First Sunday in Lent, 2021: But Mostly the Lord’s Prayer

Today’s Gospel, Mark 1:1215, is a sort of segue between our Lord’s baptism and recruitment of brothers Simon and Andrew, then James son of Zebedee and John.

All four were in the fishing industry, and that’s another topic.

Mark summarizes Jesus the Nazarene’s 40-day fast in 33 words. That’s 33 words in my native language, English. In a particular translation of Sacred Scripture.

And that, finally, gets me to Matthew 6:913, which was the Tuesday Gospel for February 20, 2018. And, more to the point, an example of the Lord’s Prayer.

I say the Lord’s Prayer several times a day. Which doesn’t me particularly pious or permeated with virtue. It’s more that take my faith seriously.

Anyway, the Lord’s Prayer is very, very important. (Catechism of the Catholic Church, 27592760, 27612772, ff)

And more tightly-packed with ideas than most of what our Lord said. Which is saying something, and that’s yet another topic.

My version of the Lord’s prayer has me saying “lead us not into temptation” near the end.

That’s odd on at least two levels.

First, my daily prayer routines are solo. It’s just me, God plus all the angels and Saints. Which isn’t exactly solo, and that’s — yet again another topic.

Second, “lead us not into temptation??!”

What, if I don’t ask nicely, God’s going to shove me into a life of sin and infamy?

Or, from some perspectives, a life of enlightenment and recognition. And I am not going to wander into that labyrinthine rabbit hole. Which is an odd metaphor. Or maybe not so much. Rabbit warrens can be topologically complex.

Prayer and Priorities (or) It’s Greek to Me

March 15, 1915: Billy Sunday giving another rip-roaring performance.Okay. I mentioned today’s Gospel, prayer and something odd in the Lord’s Prayer.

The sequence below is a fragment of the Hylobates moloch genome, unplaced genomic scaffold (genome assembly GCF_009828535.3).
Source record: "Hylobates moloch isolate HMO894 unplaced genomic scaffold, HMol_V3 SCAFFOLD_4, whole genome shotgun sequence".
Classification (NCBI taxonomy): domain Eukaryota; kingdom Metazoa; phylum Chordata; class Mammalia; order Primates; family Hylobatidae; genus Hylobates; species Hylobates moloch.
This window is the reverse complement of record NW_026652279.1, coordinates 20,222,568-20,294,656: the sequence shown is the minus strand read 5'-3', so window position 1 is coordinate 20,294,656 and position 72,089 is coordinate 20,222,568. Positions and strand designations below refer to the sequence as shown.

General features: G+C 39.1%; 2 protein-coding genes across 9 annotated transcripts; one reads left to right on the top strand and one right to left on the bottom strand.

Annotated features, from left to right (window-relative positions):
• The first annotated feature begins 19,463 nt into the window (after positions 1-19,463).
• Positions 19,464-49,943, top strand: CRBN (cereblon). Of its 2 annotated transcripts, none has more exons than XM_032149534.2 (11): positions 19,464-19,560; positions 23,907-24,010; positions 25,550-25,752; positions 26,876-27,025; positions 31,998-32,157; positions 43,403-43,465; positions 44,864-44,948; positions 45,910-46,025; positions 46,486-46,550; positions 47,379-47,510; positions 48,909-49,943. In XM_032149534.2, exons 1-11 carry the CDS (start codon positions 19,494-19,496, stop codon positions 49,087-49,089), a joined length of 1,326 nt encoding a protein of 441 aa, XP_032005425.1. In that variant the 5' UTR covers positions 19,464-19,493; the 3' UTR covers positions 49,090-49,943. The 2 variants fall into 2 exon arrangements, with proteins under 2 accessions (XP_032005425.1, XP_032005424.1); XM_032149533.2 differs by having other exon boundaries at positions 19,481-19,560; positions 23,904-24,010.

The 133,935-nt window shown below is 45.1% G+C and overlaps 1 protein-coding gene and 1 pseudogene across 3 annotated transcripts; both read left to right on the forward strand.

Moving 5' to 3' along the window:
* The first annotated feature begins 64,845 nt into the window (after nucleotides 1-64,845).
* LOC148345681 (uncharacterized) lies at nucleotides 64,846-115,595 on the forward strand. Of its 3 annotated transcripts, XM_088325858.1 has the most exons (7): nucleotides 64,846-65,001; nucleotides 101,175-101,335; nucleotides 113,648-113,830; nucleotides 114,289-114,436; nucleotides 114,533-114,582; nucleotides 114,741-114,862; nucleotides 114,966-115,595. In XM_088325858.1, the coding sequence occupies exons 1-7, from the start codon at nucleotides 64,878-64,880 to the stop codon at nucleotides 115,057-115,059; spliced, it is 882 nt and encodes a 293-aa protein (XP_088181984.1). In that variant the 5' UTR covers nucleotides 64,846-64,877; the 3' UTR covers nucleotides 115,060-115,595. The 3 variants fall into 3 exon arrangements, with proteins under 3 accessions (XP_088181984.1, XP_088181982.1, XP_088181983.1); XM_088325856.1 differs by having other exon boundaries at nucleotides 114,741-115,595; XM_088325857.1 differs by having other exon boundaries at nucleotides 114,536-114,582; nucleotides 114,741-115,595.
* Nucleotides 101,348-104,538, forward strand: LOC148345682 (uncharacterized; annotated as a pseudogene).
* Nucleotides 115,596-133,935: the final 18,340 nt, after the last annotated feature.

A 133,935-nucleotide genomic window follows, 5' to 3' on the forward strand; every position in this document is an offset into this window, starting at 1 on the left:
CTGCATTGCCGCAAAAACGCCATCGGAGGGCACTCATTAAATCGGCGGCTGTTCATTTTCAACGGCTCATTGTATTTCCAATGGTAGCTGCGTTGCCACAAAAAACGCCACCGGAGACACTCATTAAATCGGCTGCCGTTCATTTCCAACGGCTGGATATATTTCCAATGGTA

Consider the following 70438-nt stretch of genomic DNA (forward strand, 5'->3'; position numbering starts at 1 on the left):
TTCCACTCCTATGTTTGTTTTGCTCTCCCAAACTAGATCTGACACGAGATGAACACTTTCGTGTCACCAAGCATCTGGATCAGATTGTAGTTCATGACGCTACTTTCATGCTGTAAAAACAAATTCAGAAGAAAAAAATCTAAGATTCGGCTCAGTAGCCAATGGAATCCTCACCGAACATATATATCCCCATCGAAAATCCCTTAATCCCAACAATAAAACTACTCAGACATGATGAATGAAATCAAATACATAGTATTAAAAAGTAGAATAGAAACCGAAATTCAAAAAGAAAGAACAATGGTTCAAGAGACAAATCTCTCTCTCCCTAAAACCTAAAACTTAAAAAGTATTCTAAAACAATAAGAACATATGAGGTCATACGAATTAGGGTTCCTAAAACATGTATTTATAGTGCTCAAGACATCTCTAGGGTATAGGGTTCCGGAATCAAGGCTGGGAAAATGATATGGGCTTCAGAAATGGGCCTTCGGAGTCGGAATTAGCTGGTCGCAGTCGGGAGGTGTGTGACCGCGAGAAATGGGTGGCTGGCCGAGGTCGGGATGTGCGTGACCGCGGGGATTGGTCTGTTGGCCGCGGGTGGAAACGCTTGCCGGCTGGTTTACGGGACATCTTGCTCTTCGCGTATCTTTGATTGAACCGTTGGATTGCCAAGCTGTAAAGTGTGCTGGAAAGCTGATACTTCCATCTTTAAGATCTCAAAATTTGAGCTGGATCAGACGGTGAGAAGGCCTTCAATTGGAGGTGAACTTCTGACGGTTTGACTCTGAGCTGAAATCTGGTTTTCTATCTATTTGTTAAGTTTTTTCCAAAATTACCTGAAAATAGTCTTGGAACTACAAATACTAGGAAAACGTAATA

I’m a Catholic, so I don’t have to make up my own version of what a Bible verse means, or accept what some dude with stage presence says.

My language’s “lead us not into temptation” comes from an effort to translate a Greek verb into a Germanic language.

“…the Greek means both ‘do not allow us to enter into temptation’ and ‘do not let us yield to temptation.’ ‘God cannot be tempted by evil and he himself tempts no one’; on the contrary, he wants to set us free from evil. We ask him not to allow us to take the way that leads to sin. … this petition implores the Spirit of discernment and strength.”
(Catechism, 2846)

I don’t know how or why the two options mentioned in the Catechism weren’t used in my language’s Lord’s Prayer.

Maybe I’ll dig that out from the last half-millennium or so of records. Eventually. Or, more likely, I won’t.

Interesting as that bit of lore is, its priority is low.

It’s simply not worth chasing.

Besides, even if I learned how and why the Greek-to-English translation happened, I’d still have the original-to-Greek question. Which isn’t quite another topic: and is something I may be looking into. One of these days. Maybe.

There’s more to say about all of the above. Some of which I’ve said before:

About Brian H. Gill

I'm a sixty-something married guy with six kids, four surviving, in a small central Minnesota town. I mostly write and make digital art. I'm only interested in three things: that which exists within the universe; that which exists beyond; and that which might exist.
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